3. Just to add on to what jenius said, I wouldn't be surprised if the 2002 and Origin of Valkyrie lines also had smaller production runs than the the original Takatoku/Bandai toys. Back in the 80's, Macross was on fire and Takatoku and Bandai practically had a monopoly on the 1/55's. But in the 2000's, the marketplace was saturated with toys from Yamato, Toynami, and numerous bootleg 1/55's, so Bandai probably manufactured less of them.
  4. Since these are reimagined designs, one could always say that in this reimagined universe that Yellow has similar proportions to Stick and Ray. Speaking of designs, does anyone know if Sentinel commissioned Shinji Aramaki to redesign Yellow's Ride Armor, or did they do it themselves?
  5. TheLoneWolf

    Hi-Metal R

    I think that Bandai setup the HMR line as a testbed of sorts for neglected Macross toys. Notwithstanding the VF-1 (which was grandfathered in from the old HM line), that would explain why we've never seen blue-chip Macross toys in the HMR, such the VF-25's, VF-31's, and YF/VF-19's. For example, if a HMR toy sells exceptionally well, then that would put it on the short list for the DX treatment (eg: the DX 1/48 VF-1). And if a line consistently underperforms (eg: the Destroids), then Bandai would know not to throw more good money after the bad. Going back to your question, Bandai already knows that the YF/VF-19's sell well, so they're not a priority for the HMR. As for the YF-21, Bandai couldn't release that without committing itself to the YF-19. I realize that's an unusual business model, but it's the only one that I can think of that would explain why Bandai has released certain mecha in the HMR and not others.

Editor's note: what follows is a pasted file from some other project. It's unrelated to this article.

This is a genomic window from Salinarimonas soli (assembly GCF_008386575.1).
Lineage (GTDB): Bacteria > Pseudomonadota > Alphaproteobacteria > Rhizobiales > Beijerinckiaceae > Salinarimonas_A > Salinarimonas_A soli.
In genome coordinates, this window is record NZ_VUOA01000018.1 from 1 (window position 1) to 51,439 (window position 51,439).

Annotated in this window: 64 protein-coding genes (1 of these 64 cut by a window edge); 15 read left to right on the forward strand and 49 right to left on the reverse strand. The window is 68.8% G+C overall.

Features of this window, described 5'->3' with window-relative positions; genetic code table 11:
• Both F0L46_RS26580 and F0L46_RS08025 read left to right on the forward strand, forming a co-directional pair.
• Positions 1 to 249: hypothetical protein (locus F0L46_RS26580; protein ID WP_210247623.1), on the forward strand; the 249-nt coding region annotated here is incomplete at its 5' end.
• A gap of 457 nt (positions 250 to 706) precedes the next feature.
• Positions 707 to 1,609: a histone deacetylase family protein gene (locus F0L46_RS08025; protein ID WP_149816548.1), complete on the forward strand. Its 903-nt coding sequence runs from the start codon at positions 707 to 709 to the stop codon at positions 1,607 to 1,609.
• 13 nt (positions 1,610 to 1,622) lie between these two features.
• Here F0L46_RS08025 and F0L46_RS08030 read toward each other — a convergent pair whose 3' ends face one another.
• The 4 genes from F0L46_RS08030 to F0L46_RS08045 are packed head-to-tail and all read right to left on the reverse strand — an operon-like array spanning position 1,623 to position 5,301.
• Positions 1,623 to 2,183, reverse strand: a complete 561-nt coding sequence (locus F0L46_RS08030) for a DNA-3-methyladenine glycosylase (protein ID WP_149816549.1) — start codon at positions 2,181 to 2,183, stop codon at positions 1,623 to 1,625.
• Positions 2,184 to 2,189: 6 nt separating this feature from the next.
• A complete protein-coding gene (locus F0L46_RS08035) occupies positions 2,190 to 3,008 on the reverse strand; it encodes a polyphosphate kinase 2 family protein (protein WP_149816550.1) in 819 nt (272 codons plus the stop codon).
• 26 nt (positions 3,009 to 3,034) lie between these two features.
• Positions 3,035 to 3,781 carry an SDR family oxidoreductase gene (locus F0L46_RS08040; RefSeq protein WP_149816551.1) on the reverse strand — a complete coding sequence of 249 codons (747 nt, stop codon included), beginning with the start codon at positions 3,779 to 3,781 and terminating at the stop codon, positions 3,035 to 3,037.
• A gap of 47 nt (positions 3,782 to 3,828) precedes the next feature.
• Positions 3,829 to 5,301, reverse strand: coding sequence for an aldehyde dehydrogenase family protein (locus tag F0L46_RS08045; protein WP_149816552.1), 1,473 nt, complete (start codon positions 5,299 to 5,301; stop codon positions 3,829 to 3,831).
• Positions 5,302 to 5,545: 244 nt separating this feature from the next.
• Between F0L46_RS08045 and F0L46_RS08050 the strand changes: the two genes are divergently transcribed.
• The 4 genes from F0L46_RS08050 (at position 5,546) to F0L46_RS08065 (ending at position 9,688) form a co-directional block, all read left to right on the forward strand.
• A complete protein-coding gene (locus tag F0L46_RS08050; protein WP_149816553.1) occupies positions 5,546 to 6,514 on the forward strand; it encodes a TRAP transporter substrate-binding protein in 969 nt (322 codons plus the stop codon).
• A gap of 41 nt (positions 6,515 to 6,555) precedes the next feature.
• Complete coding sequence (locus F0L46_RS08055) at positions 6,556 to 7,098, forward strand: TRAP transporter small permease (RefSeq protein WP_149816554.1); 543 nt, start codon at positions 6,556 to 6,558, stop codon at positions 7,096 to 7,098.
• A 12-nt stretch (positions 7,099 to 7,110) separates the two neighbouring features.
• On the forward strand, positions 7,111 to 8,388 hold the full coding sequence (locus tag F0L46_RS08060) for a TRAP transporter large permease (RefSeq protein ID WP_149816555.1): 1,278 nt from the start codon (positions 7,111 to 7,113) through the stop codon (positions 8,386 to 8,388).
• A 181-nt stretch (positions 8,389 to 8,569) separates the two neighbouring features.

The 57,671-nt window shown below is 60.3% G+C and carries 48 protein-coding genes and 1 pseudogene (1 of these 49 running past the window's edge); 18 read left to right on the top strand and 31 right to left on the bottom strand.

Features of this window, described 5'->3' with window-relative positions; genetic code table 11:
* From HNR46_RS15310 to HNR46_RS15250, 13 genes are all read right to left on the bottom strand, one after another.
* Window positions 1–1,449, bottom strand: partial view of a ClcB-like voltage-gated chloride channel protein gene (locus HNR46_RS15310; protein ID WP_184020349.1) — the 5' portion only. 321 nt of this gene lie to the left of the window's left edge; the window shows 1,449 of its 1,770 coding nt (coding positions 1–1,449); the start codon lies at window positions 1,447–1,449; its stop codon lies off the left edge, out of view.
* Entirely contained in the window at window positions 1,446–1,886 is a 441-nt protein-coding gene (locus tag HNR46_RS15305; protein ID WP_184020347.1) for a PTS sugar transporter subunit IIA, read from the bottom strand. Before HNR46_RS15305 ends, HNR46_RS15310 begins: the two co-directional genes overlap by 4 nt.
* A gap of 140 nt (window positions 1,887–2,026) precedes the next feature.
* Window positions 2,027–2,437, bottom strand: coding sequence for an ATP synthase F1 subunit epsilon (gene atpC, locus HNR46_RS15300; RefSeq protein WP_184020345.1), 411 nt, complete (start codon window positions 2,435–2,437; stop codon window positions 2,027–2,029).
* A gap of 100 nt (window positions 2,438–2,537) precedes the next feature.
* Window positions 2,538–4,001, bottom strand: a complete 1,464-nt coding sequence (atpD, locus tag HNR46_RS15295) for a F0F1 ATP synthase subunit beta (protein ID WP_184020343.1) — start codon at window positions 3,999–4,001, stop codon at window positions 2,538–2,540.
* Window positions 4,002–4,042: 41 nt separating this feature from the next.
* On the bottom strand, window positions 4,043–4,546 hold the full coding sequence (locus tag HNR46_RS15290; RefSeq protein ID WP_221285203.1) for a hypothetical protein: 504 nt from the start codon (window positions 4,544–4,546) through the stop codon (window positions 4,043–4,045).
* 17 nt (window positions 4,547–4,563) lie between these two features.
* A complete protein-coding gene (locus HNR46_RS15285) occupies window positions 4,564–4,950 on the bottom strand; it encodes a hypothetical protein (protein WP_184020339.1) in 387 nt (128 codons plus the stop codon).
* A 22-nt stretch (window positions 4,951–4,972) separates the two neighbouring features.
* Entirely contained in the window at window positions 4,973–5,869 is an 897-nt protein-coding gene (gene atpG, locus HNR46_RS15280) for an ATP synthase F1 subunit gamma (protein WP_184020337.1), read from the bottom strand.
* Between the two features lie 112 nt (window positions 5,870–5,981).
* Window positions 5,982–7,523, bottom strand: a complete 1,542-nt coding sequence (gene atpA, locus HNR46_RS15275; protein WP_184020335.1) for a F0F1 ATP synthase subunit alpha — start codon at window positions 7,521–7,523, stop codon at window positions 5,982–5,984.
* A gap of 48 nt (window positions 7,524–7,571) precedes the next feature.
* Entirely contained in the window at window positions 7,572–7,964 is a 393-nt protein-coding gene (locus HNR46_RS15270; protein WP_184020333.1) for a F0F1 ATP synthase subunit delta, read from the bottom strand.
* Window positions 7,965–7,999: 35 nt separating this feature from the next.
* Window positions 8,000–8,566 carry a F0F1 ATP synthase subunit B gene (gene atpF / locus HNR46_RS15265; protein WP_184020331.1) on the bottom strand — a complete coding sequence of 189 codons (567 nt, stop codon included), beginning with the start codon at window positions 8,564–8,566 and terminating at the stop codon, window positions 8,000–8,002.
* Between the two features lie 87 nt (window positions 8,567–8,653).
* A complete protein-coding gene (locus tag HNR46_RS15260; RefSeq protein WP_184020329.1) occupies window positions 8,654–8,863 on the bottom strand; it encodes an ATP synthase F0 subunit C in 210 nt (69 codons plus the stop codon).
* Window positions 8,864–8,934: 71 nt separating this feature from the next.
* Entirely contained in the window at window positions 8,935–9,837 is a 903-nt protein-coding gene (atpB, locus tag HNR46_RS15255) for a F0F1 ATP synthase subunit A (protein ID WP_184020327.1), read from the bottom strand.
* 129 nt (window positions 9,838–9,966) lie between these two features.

6. Favorites 1) Bandai DX VF-19 Advance 2) Bandai DX VF-31's 3) Takatoku/Bandai 1/55 VF-1's Worst 1) Bandai DX VF-171 CF 2) Toynami 1/100 VF-1's 3) Takatoku Henkei VF-1's Just to clarify, I mainly judged the "worsts" by what I paid for them and what I actually got.
  7. TheLoneWolf

    DX Chogokin VF-1J